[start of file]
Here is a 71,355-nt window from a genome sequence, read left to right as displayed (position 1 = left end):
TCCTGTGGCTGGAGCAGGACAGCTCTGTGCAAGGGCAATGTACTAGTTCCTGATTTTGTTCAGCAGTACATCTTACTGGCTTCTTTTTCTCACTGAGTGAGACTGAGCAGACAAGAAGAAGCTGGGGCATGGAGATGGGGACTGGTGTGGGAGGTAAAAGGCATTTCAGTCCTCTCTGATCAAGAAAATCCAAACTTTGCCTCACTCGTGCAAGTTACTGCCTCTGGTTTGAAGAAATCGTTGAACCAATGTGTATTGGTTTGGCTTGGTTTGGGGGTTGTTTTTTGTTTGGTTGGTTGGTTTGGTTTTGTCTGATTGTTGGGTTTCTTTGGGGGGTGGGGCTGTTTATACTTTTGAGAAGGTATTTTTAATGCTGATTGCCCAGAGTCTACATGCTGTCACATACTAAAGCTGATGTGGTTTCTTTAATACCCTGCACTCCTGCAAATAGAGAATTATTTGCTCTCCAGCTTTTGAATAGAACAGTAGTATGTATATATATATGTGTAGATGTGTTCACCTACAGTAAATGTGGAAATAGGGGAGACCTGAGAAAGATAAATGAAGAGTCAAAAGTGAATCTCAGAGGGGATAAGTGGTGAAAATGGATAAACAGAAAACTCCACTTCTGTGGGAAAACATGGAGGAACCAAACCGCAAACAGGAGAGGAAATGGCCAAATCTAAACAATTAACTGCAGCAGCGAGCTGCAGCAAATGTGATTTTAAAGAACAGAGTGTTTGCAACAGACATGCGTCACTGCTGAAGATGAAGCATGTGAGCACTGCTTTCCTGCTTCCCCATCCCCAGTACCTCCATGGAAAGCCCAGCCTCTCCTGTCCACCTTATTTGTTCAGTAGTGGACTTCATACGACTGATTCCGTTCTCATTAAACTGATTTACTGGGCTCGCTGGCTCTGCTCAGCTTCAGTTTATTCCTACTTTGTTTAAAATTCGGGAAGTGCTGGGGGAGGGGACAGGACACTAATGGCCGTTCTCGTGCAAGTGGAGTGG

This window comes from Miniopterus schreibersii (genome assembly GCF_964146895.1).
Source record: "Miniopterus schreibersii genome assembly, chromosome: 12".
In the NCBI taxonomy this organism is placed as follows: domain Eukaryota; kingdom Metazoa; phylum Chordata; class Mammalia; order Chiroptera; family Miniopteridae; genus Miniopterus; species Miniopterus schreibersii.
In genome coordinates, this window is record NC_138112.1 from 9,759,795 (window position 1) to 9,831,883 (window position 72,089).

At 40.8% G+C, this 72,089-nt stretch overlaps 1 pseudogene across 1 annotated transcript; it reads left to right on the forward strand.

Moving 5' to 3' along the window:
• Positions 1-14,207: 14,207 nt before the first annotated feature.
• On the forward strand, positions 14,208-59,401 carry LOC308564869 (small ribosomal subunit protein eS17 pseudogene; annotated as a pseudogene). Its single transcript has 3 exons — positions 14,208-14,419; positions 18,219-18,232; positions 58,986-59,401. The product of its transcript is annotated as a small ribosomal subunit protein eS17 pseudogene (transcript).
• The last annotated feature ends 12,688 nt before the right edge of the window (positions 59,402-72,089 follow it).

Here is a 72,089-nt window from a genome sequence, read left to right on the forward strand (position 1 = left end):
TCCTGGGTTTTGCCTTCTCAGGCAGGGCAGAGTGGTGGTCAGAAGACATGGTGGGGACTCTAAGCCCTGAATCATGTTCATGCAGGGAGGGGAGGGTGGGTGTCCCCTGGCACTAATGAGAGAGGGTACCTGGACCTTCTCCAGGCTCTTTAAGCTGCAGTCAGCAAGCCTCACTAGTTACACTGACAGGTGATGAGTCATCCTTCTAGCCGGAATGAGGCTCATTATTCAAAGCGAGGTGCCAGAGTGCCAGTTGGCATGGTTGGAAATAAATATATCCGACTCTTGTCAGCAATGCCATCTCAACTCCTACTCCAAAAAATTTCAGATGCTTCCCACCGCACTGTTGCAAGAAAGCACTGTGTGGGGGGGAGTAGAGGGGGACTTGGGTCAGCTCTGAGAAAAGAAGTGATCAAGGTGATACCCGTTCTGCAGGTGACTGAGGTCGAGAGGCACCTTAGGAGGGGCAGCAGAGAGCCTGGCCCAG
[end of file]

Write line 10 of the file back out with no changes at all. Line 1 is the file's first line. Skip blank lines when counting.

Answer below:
• On the forward strand, positions 14,208-59,401 carry LOC308564869 (small ribosomal subunit protein eS17 pseudogene; annotated as a pseudogene). Its single transcript has 3 exons — positions 14,208-14,419; positions 18,219-18,232; positions 58,986-59,401. The product of its transcript is annotated as a small ribosomal subunit protein eS17 pseudogene (transcript).